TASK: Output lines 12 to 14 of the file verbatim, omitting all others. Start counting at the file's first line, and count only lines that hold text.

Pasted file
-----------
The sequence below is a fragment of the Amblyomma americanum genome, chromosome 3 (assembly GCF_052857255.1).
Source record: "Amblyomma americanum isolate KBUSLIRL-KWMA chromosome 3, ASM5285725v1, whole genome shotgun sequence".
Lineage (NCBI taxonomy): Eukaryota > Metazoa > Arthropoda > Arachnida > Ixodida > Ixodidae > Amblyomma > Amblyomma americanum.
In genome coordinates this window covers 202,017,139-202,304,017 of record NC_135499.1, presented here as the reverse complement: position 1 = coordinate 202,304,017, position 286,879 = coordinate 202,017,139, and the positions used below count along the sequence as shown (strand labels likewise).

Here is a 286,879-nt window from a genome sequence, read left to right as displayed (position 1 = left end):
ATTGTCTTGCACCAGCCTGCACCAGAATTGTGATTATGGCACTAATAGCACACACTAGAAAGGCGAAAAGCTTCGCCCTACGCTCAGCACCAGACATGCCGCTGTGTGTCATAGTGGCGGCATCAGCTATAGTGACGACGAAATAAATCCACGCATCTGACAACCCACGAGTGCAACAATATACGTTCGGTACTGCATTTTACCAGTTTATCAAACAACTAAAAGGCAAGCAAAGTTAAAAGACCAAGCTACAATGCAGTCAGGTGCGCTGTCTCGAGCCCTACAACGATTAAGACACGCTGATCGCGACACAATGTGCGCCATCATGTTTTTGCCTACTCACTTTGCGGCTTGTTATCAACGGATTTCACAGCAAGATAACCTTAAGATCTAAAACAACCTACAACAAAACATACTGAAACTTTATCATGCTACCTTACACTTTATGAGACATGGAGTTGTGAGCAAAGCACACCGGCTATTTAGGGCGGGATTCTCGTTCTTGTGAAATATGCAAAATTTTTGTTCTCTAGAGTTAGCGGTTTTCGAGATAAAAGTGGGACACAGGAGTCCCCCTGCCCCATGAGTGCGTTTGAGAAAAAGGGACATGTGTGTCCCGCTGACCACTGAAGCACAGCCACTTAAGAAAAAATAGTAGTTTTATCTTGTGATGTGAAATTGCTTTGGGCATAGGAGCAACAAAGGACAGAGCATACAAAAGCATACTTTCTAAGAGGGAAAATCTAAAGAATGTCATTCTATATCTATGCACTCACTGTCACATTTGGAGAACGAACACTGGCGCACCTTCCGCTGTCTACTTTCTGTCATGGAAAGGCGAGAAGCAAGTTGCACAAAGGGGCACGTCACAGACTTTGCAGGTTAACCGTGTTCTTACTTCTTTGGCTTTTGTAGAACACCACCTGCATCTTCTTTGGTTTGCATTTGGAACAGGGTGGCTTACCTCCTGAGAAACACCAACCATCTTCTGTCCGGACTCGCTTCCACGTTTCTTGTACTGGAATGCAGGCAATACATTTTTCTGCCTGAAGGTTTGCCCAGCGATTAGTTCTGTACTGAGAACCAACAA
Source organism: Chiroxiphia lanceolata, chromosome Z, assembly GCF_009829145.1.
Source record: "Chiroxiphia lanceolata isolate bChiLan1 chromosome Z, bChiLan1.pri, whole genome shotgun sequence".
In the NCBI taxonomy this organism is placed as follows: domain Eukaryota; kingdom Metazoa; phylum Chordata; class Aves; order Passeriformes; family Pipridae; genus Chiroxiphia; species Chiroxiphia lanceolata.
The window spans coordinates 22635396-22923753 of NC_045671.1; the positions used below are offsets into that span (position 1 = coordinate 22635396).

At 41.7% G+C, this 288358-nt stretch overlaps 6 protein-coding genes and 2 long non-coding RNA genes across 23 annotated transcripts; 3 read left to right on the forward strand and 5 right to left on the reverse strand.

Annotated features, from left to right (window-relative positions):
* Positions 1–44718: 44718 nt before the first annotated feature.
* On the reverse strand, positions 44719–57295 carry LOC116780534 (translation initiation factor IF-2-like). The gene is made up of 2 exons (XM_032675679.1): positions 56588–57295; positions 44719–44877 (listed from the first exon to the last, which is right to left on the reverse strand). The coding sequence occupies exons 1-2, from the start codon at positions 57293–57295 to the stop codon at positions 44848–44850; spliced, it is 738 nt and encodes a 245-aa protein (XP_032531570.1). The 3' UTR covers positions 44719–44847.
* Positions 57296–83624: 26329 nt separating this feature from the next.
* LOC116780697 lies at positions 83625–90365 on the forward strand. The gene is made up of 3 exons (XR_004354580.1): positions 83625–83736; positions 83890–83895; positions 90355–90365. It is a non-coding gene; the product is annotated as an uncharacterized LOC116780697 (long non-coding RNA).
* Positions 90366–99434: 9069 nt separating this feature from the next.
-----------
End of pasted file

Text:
Annotated features, from left to right (window-relative positions):
* Positions 1–44718: 44718 nt before the first annotated feature.
* On the reverse strand, positions 44719–57295 carry LOC116780534 (translation initiation factor IF-2-like). The gene is made up of 2 exons (XM_032675679.1): positions 56588–57295; positions 44719–44877 (listed from the first exon to the last, which is right to left on the reverse strand). The coding sequence occupies exons 1-2, from the start codon at positions 57293–57295 to the stop codon at positions 44848–44850; spliced, it is 738 nt and encodes a 245-aa protein (XP_032531570.1). The 3' UTR covers positions 44719–44847.